I noticed that the TLEs for the Hubble Space Telescope (HST) are posted almost twice a day. Then I looked back in time and saw that this rate varies quite a lot!

The plot shows the time interval between consecutive TLEs (in days) for the HST in space-track.org. The blue line is all points and the black line is a rolling average of 100 points. It seems to suddenly jump from about 0.7 day to 2 days between TLEs in May 2009 (JD ~ 2,454,960) , then slowly increase in frequency, until August 2015 when it drops back down to about 0.7 days (JD ~ 2,457,285).

Do these changes (and this pattern) reflect anything of significance? Budget cuts? Shifts in Observing Program requirements? USSTRATCOM busy?

Data from 2000-01-01 to present:

These plots are intervals (days) between successive TLEs, not TLEs/day

HST mean time between TLEs


HST mean time between TLEs by year

  • 2
    $\begingroup$ Can you post a graph with the x-axis labelled by date? $\endgroup$
    – Steve
    Commented Apr 20, 2016 at 16:11
  • $\begingroup$ @Steve python is supposed to be easy - so I'll give it a try... but plotting in python is not so pleasant. There is a tick every month, and you can see that the transitions are in the months already indicated in the text of the question. The terms of space-track don't allow me to post the data (which would be easier for everyone). $\endgroup$
    – uhoh
    Commented Apr 20, 2016 at 17:47
  • $\begingroup$ Does this happen only for Hubble, or for other satellites in the database as well? $\endgroup$ Commented Apr 22, 2016 at 8:32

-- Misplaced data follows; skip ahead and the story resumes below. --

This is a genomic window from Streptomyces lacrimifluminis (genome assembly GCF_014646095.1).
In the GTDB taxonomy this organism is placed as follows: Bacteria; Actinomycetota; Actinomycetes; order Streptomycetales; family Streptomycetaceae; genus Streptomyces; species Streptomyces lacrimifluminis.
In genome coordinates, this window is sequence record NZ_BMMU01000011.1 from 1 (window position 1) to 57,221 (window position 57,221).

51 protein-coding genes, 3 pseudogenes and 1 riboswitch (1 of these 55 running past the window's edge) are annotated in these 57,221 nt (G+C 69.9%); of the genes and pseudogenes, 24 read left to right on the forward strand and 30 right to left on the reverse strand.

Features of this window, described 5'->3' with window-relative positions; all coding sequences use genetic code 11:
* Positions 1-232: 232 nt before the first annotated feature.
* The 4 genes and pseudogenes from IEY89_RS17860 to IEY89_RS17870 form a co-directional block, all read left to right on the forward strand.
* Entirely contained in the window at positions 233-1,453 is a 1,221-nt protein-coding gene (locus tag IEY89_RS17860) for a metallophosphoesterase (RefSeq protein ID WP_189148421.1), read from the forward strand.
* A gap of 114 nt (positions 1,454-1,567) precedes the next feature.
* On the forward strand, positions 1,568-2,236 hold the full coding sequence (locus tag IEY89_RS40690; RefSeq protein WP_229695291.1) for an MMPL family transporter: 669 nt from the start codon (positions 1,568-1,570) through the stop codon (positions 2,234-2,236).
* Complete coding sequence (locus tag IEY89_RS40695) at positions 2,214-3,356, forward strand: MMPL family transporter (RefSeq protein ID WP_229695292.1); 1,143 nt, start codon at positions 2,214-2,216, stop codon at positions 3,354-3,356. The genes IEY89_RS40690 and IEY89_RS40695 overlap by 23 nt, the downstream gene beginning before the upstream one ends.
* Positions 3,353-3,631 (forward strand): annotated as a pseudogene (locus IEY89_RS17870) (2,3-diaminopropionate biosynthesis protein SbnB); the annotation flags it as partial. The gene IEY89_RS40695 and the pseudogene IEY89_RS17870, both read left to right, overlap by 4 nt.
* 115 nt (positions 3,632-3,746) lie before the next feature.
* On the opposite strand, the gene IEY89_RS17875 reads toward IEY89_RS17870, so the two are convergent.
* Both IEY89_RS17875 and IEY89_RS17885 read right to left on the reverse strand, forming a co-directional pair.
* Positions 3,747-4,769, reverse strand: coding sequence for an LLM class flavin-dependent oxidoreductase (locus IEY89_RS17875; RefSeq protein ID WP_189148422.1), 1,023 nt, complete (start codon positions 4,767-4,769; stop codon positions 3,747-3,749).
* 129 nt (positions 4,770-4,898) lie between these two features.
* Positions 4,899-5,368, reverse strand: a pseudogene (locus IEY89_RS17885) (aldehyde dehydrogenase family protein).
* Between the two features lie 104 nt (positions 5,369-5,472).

• 2
    $\begingroup$ @uhoh, I'd use the ISS (roughly similar orbit, and likely to be heavily tracked), USA-132 (the oldest operational GPS satellite, likely to be heavily tracked), and a randomly-selected upper stage (to get a baseline for "minimal resources spent tracking something"). $\endgroup$
    – Mark
    Commented May 6, 2016 at 1:12
  • 1
    $\begingroup$ I'm stumped by this: the decrease in frequency coincides with the last to servicing missions. Maybe they were more confident after the reboost? $\endgroup$
    – Ludo
    Commented Apr 23, 2020 at 16:49

1 Answer 1


There were 5 servicing missions to HST:

  • Servicing Mission 1 in December 1993
  • Servicing Mission 2 in February 1997
  • Servicing Mission 3A in December 1999
  • Servicing Mission 3B in March 2002
  • Servicing Mission 4 in May 2009

The decrease in tracking frequencies in your plot coincide with SM 3B and SM4. At the end of each mission HST was boosted up to a higher orbit to counter orbital decay. Perhaps the confidence in the orbital parameters after the reboost was sufficiently high to warrant a lower update frequency for a while.


Your Answer

By clicking “Post Your Answer”, you agree to our terms of service and acknowledge you have read our privacy policy.

Not the answer you're looking for? Browse other questions tagged or ask your own question.